It seems that threats have proven more effective than cajoling: More than 10 percent of taxpayers responded to the letter mentioning a fine and jail time, some 300% greater than the response rate to the city’s basic control letter. This revenue experiment was overseen by Ben Meiselman, a graduate student at the University of Michigan’s economics department, who manned a desk in Detroit’s tax office to run the experiment. He wrote the messages included in the mailings to reflect behavioral economics research, noting: “I find that a single sentence, strategically placed in mailings to attract attention, can have an economically meaningful impact on tax filing behavior,” in his working paper, “Ghostbusting in Detroit: Evidence on Non-filers from a Controlled Field Experiment,” which he intends to eventually become a chapter in his doctoral dissertation. And it turns out that providing details of a taxpayer’s income boosted the response rate by 63 percent, even as a letter from the city which combined a threat with income information was less effective than a threat by itself. Or, as one city official noted: “Keeping it simple seems to be the key,” especially as city officials learned that appeals to civic pride fell flat: the response rate was just 0.8 percentage points higher than that of a basic letter. Nevertheless, the city still confronts a long uphill fiscal cliff, even if it manages to apply the results of the experiment and triple the response rate from tax delinquents: according to the IRS, approximately six percent of U.S. taxpayers break the law by not filing with the Service each year, but, in Detroit, Mr. Meiselman estimated that some 46 percent of taxpayers had not submitted their 2014 returns by the due date in the following year—and that the return rate was getting worse.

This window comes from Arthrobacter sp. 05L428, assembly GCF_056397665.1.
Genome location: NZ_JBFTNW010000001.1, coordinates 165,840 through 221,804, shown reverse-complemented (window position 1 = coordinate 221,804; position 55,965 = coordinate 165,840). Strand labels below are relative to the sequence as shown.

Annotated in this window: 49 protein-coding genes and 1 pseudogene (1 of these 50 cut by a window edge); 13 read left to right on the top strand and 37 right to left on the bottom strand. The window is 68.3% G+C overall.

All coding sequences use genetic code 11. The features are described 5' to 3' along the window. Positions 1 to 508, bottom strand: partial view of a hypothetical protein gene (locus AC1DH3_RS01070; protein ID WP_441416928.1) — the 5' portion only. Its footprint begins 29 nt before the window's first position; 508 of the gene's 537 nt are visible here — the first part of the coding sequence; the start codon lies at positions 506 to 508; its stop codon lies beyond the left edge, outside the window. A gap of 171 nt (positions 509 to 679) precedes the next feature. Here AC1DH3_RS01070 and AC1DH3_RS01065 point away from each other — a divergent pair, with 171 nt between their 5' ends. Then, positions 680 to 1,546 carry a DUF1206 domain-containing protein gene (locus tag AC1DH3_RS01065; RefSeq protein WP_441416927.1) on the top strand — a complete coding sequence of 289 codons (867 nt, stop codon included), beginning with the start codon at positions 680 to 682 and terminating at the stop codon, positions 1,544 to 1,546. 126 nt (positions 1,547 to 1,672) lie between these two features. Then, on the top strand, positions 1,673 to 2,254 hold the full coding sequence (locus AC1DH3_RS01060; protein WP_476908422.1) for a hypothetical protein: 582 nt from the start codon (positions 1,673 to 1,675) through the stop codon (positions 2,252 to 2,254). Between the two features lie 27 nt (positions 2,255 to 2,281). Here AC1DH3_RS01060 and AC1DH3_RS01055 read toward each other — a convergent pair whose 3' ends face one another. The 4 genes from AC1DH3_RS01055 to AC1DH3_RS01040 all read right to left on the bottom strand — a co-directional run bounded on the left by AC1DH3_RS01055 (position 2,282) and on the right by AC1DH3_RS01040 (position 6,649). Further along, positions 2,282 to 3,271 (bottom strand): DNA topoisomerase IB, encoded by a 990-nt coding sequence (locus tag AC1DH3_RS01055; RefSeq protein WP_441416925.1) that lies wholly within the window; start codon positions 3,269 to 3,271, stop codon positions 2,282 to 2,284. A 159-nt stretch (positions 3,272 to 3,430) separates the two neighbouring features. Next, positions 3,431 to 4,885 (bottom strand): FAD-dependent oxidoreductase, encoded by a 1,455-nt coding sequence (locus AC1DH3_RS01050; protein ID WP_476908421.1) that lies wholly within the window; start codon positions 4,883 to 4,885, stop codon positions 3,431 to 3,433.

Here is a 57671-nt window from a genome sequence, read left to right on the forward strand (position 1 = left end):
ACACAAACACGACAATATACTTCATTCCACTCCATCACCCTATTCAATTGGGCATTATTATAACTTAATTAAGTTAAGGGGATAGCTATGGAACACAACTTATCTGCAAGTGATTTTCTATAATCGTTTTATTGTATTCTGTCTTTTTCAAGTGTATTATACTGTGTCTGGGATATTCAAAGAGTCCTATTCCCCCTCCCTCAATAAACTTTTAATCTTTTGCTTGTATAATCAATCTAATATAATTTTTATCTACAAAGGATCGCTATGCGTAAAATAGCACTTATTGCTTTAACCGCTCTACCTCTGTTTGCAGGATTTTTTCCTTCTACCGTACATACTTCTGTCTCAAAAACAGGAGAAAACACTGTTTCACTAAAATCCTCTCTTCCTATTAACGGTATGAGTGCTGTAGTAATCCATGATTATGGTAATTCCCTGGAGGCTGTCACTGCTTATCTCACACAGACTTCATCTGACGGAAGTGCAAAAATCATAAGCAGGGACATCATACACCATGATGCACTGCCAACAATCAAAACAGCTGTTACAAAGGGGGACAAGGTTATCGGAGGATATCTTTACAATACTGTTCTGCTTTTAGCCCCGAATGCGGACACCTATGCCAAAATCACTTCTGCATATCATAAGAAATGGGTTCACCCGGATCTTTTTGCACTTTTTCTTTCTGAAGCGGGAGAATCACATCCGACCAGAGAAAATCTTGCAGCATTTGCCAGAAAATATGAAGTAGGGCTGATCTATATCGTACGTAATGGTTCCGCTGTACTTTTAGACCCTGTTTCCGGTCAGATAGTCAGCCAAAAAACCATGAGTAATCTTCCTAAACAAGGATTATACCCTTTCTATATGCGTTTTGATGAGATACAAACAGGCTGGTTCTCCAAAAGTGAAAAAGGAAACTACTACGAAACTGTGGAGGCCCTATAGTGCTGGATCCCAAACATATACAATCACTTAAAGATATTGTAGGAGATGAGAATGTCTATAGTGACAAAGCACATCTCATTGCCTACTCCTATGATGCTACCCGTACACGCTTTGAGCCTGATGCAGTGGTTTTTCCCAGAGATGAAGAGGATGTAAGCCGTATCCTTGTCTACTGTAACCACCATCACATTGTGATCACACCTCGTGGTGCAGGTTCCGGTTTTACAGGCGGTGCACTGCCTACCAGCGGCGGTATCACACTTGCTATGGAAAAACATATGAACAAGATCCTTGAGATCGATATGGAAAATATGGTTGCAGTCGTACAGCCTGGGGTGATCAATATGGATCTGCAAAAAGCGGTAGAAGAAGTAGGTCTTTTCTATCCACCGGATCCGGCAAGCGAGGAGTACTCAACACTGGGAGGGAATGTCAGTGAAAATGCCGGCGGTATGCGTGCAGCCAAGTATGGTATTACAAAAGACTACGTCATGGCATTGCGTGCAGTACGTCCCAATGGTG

Thus, Detroit’s next step was to back up threats with action—mayhap especially because there appears to have been little enforcement for the past decade: Detroit had not undertaken an audit or tax investigation in more than a decade. One outcome of insolvency and municipal bankruptcy, it appears, can hit hard: Detroit’s tax office, which once had a staff of about 70, is today about half that: it is a department which was recently reorganized, in the wake of last year’s takeover by the state of Michigan, a takeover intended to free up city employees to collect unpaid income taxes. The city also eased such filings by permitting them to be submitted electronically for the first time. And, wow!: 77 percent of filers took advantage. Detroit has sent out 15,000 letters since July 2016 and has collected $5.3 million through letters, audits, and investigations. And some of the amounts collected are significant, particularly for those who have juked, dodged, and evaded paying taxes for years: in one instance, a taxpayer agreed to pay $400,000. Detroit also began filing misdemeanor charges and lawsuits in small claims court to get its tax revenues, especially after learning that only one in five residents in several high-end apartments buildings had filed income taxes, helping to persuade a judge to issue an order requiring landlords to turn over tenant information.